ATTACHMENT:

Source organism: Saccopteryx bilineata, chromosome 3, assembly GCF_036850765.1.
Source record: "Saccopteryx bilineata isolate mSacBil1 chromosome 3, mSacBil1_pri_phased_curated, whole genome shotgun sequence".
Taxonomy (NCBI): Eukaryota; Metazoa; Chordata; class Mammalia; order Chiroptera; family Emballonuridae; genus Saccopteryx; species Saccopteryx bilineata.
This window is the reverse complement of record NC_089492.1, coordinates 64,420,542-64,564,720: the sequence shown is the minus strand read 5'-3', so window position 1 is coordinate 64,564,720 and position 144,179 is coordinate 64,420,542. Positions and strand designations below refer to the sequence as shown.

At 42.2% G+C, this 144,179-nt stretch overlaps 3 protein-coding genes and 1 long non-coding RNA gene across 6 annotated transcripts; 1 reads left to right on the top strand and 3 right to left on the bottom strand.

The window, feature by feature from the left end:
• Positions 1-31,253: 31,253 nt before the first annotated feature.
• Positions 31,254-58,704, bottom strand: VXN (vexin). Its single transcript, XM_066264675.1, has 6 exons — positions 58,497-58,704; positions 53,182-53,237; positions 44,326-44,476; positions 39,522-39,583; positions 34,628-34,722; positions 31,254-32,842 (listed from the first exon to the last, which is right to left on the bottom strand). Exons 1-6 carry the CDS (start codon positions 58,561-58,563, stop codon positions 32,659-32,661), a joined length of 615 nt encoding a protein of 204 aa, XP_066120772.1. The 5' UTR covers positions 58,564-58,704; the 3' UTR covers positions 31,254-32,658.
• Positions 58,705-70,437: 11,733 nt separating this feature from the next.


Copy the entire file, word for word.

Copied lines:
Source organism: Saccopteryx bilineata, chromosome 3, assembly GCF_036850765.1.
Source record: "Saccopteryx bilineata isolate mSacBil1 chromosome 3, mSacBil1_pri_phased_curated, whole genome shotgun sequence".
Taxonomy (NCBI): Eukaryota; Metazoa; Chordata; class Mammalia; order Chiroptera; family Emballonuridae; genus Saccopteryx; species Saccopteryx bilineata.
This window is the reverse complement of record NC_089492.1, coordinates 64,420,542-64,564,720: the sequence shown is the minus strand read 5'-3', so window position 1 is coordinate 64,564,720 and position 144,179 is coordinate 64,420,542. Positions and strand designations below refer to the sequence as shown.

At 42.2% G+C, this 144,179-nt stretch overlaps 3 protein-coding genes and 1 long non-coding RNA gene across 6 annotated transcripts; 1 reads left to right on the top strand and 3 right to left on the bottom strand.

The window, feature by feature from the left end:
• Positions 1-31,253: 31,253 nt before the first annotated feature.
• Positions 31,254-58,704, bottom strand: VXN (vexin). Its single transcript, XM_066264675.1, has 6 exons — positions 58,497-58,704; positions 53,182-53,237; positions 44,326-44,476; positions 39,522-39,583; positions 34,628-34,722; positions 31,254-32,842 (listed from the first exon to the last, which is right to left on the bottom strand). Exons 1-6 carry the CDS (start codon positions 58,561-58,563, stop codon positions 32,659-32,661), a joined length of 615 nt encoding a protein of 204 aa, XP_066120772.1. The 5' UTR covers positions 58,564-58,704; the 3' UTR covers positions 31,254-32,658.
• Positions 58,705-70,437: 11,733 nt separating this feature from the next.